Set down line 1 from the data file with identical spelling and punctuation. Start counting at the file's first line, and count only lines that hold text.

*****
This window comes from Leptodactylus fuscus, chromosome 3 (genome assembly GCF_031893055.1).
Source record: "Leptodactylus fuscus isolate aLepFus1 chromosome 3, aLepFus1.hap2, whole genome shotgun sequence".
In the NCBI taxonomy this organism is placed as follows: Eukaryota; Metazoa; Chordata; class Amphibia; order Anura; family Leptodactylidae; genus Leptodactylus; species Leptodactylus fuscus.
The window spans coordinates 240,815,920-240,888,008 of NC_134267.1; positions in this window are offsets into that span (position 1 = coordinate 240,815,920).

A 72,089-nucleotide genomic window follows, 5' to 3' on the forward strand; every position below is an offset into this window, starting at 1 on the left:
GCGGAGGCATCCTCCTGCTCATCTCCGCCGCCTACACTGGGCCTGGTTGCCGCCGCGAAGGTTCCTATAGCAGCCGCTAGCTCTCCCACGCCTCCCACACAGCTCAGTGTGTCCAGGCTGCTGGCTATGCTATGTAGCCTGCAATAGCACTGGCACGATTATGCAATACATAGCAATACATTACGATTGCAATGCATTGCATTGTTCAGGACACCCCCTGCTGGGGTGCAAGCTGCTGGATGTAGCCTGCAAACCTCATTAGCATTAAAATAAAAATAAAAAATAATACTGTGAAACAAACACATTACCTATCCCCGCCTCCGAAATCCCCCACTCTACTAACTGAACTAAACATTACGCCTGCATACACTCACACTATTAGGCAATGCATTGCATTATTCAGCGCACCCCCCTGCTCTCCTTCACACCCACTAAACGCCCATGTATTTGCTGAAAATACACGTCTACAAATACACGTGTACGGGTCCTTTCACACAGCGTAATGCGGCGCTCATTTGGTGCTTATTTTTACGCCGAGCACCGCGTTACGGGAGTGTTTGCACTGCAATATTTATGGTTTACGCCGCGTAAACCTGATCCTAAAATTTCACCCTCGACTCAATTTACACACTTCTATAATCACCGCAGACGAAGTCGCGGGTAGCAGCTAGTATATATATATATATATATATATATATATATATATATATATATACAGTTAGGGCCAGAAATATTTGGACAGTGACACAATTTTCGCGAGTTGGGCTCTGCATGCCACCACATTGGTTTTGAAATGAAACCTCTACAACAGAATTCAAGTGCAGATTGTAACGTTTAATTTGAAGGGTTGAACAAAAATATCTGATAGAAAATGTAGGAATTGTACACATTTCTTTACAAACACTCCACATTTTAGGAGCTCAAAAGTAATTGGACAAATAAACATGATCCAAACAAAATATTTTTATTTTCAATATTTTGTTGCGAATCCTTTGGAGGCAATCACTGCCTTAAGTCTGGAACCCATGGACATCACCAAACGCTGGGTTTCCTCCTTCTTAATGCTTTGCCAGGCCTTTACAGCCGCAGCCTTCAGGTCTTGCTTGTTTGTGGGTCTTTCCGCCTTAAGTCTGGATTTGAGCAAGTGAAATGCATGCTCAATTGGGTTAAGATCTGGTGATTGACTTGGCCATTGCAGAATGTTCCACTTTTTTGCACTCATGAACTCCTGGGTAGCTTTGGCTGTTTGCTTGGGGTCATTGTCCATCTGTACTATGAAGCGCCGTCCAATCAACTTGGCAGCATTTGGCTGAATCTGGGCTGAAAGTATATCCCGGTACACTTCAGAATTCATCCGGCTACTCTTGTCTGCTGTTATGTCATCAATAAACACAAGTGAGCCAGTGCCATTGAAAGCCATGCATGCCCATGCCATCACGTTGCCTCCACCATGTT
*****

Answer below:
This window comes from Leptodactylus fuscus, chromosome 3 (genome assembly GCF_031893055.1).